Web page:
How do you take a well-respected police department and transform it into an enfeebled version of its former self? Impose a social justice regime, subject police officers to political indoctrination and allow the U.S. Department of Justice to perpetrate a federal fiction.
Having recently retired after more than 21 years of service, and, sadly, years earlier than I expected I would, I feel confident giving a brief street cop’s perspective of today’s Seattle Police Department.
Political indoctrination begins with inane jargon and political correctness, spurred by Seattle’s “Race and Social Justice Initiative.” Elliott Bronstein of Seattle’s Office for Civil Rights, last year, nudged city employees to refrain from using such horrendously bigoted words as, "brown bag" and "citizen." This leftist lunacy was reported as far away as the United Kingdom.
At Hempfest 2013, the city had cops hand out Doritos in specially labeled bags that had instructions on how to comply with the new state law to the pothead throng illegally smoking marijuana. Beer nuts for sidewalk inebriants, anyone? During a speech to the orange-fingered masses, City Attorney Peter Holmes cheered legalized pot, shouting out, “We did it!” This from a city attorney who has dubiously prosecuted officers, who were subsequently acquitted, but is reluctant to prosecute Downtown street crime. Last year Holmes declined to prosecute 28 chronic street criminals personally requested by Interim Police Chief Jim Pugel.
Shamefully, Seattle now sends its cops, including yours truly, to political indoctrination disguised as law enforcement training. The indoctrination includes a PBS produced video series: “Race: The Power of an Illusion,” which provides some valid scientific and historical information but then trainers conflate this with invalid contemporary conclusions about power and race. The program employs an insidious method: Attendees are first herded with a guided, one-sided discussion and video presentation, before being corralled into what might be considered a predetermined-conclusion pen. At points, attendees are quite literally herded, as they are directed to leave their seats and line up against the back wall (at some points I was hoping an execution was about to occur, which might have been preferable to this indoctrination). Attendees are then asked amorphous and ambiguous questions and directed to either side of an answer spectrum: Strongly agree to one side of the room, strongly disagree to the other, and to varying degrees of agreement to one side or the other of center. This is regardless of whether or not one agreed with the question’s premise.
The seminar perpetuates a view that white privilege and minority oppression are the preeminent rule in America today. This is a political perspective (a flawed one, in my view), not law enforcement training. How would this city’s current political elite react if the opposing political party were in power and instead of social justice training, conservative city administrators mandated firearms self-defense lessons, gun safety training or open- and concealed-carry seminars for all city employees? What if instead of a PBS documentary they use NRA videos to teach the classes? The left would never tolerate it, nor should they.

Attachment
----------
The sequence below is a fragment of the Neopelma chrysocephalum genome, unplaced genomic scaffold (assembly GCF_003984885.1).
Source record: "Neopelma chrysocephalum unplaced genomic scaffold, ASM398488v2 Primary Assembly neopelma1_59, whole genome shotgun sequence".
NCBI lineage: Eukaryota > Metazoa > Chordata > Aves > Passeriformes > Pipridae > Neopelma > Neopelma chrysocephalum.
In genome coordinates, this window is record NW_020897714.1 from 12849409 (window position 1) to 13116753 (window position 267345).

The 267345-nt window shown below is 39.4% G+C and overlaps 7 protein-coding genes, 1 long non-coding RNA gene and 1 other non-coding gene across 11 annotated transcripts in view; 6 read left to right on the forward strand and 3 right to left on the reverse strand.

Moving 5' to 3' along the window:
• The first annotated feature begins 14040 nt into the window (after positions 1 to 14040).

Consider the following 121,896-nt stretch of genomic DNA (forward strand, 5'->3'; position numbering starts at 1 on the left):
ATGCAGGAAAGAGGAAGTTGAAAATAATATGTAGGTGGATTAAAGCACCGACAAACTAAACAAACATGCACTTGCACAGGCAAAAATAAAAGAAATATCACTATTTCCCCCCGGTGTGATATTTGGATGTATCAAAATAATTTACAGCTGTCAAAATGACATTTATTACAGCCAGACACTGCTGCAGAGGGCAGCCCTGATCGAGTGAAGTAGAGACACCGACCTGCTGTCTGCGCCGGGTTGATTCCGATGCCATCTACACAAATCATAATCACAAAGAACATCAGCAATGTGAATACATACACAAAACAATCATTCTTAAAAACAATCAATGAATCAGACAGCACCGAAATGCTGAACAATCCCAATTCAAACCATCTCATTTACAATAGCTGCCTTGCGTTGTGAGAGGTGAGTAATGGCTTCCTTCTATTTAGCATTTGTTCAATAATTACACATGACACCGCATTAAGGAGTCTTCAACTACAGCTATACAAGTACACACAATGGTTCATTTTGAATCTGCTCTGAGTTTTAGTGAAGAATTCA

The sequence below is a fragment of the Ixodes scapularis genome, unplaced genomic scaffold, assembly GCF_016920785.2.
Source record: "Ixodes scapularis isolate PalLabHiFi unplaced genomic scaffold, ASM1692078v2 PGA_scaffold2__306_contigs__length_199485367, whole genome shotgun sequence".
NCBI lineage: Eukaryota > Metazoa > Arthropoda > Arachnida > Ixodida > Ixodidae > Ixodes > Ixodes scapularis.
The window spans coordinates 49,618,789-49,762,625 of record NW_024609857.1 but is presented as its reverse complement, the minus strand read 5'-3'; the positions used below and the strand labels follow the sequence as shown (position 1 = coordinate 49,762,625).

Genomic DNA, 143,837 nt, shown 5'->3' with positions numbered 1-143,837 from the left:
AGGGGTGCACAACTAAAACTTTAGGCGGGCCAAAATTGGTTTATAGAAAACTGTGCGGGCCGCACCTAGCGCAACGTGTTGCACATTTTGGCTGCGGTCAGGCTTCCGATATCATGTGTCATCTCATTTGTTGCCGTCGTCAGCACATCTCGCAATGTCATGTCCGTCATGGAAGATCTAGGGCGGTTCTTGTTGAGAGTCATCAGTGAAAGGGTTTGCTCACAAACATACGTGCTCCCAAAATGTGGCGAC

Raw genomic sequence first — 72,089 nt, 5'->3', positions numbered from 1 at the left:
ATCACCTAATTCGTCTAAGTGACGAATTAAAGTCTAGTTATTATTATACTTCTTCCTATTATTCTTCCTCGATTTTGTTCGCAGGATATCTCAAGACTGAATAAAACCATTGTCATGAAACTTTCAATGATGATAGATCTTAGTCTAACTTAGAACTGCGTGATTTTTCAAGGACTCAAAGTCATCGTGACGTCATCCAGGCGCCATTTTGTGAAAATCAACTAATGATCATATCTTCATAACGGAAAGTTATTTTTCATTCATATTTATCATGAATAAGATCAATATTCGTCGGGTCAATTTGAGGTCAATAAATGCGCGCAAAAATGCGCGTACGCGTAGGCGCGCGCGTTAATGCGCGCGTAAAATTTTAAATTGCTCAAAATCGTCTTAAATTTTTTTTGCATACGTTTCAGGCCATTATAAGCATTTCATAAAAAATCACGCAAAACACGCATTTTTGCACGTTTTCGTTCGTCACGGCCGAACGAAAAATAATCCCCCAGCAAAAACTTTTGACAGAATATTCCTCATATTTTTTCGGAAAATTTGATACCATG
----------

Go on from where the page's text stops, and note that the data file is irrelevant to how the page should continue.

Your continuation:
Then there’s the Department of Justice, who, without divulging its mystical methodology, allegedly found that Seattle police officers’ uses of force violated suspects’ constitutional rights an absurd 20 percent of the time.
Seattle University criminal justice professor and former Department of Justice statistician Matthew J. Hickman debunked the report. Conducting his own more thorough studies, Professor Hickman arrived at a more lucid 3.5 percent incidence of violations of suspects' rights, which included possible violations. In a courageous Seattle Times oped, “Department of Justice owes the Seattle Police Department an apology,” Hickman advised the SPD to, “call DOJ's bluff, and settle for nothing less than a formal apology." Despite this objective, timely and credible defense of the SPD, the city ignored his advice.
Merrick Bobb, the federal monitor, waxed Orwellian in an article carried in the Police Guild's newspaper last August: “Whatever the correct figure might be, it is not relevant to our task today… What I know for sure is that the settlement agreement embodies best practice in policing and that it is to the SPD’s and Seattle’s benefit that it be implemented regardless of what led up to it.” Regardless of what led up to it? For SPD’s honorable officers, this is like being falsely charged with a crime and then exonerated, but you still have to serve a sentence.
Like what you just read? Support high quality local journalism. Become a member of Crosscut today!